The dry season is a reoccurring inevitability in Kenya, and safari lodges and guides need to work with the local communities and habitats to ensure the experiences everybody enjoys on safari are sustainable and maintained for future years.
We spoke with Steve Carey, Ranch Manager at Sosian Ranch in Laikipia, about the impacts of the dry season on safari life:
Importance of land management
"Laikipia is a semi-arid area at the best of times, and it is only through good land management in times of higher rainfall that it can endure the normal dry season every year and support its large numbers of game and cattle. Unfortunately many of the neighbouring community lands and a few nearby commercial properties have not prepared like this and are now suffering as a result.
"Vegetation is dry but grass cover is good and we have had some of our best game viewing ever recorded on Sosian despite the dry season. There is an abundance of game: probably over 2500 head of Zebra and 200+ elephants at the moment. The Ewaso Narok River is flowing well and most of our springs and our big dam in the Suguta valley (one of the driest parts of Kenya) still have water. The wildlife is in very good condition and not showing any sign of losing condition; buffalo, hippo and warthog are in good state and are usually the best indicator of wildlife health as they first show signs of starvation during a drought. As a result of the influx of game the predator numbers have also increased and lion sightings have been fantastic. The cattle sleep more peacefully at night when there are vast numbers of zebra as they feel a little less threatened!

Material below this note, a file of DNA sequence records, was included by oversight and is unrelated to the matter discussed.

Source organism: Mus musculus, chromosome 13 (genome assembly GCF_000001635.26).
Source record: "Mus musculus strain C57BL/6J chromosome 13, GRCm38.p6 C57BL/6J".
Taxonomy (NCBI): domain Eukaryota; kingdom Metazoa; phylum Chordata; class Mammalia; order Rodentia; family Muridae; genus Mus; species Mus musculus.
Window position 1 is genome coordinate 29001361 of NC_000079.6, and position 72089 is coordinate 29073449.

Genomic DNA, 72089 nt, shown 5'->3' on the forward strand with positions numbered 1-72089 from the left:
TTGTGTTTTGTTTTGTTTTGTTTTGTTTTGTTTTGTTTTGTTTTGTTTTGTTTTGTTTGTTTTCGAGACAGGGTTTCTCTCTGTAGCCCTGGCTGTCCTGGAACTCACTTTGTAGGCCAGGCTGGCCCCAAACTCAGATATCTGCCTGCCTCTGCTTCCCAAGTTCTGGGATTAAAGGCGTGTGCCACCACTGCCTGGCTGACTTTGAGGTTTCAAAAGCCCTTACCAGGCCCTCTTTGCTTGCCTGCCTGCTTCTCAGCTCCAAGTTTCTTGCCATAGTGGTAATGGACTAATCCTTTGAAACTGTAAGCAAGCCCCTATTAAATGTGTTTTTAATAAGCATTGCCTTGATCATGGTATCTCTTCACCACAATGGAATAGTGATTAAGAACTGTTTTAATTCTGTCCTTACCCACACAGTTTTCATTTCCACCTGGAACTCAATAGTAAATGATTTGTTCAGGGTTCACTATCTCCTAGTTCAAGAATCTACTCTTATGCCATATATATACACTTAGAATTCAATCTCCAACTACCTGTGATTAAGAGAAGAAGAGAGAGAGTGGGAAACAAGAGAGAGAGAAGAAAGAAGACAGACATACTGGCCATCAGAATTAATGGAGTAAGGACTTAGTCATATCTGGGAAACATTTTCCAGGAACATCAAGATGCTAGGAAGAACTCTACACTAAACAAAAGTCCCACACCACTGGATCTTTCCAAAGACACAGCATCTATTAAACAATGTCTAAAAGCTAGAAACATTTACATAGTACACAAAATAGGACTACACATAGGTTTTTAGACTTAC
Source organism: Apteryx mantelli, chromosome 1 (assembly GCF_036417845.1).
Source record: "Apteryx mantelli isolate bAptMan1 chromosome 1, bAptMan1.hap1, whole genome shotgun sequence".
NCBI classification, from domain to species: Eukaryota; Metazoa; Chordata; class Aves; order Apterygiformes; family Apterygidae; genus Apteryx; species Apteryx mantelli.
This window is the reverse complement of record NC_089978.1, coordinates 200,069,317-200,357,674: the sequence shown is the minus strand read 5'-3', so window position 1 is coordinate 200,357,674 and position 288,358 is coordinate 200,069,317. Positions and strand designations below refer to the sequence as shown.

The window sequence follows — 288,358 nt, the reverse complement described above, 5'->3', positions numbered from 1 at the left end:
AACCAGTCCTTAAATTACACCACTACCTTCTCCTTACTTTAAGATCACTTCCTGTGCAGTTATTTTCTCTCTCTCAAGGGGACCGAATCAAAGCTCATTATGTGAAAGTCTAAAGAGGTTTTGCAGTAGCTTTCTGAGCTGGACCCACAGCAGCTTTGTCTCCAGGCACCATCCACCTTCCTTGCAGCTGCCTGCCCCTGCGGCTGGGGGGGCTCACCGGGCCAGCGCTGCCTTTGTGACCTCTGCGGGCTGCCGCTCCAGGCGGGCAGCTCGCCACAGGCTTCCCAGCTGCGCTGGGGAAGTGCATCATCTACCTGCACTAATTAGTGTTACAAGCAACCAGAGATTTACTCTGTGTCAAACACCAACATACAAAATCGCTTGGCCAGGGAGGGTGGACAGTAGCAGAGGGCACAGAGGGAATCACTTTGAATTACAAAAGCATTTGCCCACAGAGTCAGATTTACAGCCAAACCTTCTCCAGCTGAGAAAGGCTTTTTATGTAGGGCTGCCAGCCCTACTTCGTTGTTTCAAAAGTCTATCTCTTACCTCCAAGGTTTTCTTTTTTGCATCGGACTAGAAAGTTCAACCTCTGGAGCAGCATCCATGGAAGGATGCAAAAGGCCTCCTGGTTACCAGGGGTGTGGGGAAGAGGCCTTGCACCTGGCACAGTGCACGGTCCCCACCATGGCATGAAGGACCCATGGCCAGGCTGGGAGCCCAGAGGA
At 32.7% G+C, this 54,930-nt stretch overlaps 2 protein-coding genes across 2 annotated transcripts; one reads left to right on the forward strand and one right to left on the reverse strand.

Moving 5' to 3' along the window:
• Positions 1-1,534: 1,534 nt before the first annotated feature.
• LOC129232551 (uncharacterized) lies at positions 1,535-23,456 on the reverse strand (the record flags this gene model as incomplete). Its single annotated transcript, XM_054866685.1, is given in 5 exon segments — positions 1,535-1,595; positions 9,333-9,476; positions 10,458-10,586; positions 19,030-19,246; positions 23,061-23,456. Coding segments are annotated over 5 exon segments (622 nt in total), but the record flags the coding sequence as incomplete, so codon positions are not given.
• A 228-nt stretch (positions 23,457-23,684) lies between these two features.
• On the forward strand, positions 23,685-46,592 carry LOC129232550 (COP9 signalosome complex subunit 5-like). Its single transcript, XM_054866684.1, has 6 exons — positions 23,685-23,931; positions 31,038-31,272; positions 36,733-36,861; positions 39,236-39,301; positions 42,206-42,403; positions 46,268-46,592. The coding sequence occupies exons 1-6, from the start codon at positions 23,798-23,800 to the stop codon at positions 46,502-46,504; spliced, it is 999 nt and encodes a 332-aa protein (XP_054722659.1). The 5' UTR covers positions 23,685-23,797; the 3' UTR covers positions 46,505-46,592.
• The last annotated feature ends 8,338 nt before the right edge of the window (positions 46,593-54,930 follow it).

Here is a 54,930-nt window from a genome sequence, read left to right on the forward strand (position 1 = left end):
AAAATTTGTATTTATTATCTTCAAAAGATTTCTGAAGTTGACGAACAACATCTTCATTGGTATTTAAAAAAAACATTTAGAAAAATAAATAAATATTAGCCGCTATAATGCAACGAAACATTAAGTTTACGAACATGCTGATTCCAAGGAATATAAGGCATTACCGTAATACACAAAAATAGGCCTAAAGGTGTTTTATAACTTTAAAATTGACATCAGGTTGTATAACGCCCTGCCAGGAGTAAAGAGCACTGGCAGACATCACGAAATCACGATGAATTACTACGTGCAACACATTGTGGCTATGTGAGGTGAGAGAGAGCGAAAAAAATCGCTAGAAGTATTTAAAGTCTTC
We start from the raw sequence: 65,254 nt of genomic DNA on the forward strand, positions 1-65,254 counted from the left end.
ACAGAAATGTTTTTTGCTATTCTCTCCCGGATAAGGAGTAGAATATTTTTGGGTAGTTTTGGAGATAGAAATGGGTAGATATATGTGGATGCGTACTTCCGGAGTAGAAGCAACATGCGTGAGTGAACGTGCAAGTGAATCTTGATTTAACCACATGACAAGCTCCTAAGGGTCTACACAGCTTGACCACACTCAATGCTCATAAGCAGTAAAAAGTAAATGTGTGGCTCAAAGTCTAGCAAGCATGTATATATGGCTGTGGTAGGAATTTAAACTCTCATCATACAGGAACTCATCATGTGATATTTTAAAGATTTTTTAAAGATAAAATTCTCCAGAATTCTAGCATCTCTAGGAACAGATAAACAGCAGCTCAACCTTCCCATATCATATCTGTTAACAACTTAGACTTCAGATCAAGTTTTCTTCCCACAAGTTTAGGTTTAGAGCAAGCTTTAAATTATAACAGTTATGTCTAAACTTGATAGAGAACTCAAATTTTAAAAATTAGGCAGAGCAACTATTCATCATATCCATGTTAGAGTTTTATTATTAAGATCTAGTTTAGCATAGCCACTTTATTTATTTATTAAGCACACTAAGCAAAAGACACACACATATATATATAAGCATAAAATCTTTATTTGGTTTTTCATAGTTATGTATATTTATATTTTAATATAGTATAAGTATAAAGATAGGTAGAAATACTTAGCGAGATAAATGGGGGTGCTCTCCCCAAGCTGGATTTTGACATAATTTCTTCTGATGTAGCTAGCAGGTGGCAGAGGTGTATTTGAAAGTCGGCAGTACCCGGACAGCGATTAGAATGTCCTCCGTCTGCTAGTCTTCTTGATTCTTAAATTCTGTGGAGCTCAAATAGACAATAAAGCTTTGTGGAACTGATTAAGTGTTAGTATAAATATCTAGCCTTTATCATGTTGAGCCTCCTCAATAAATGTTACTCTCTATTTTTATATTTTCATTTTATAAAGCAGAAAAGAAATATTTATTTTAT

"Right now it is very satisfying driving around Sosian (and the majority of commercial properties in Laikipia) as it makes us realise that the sensible policies implemented in the years of higher rainfall are now coming to fruition."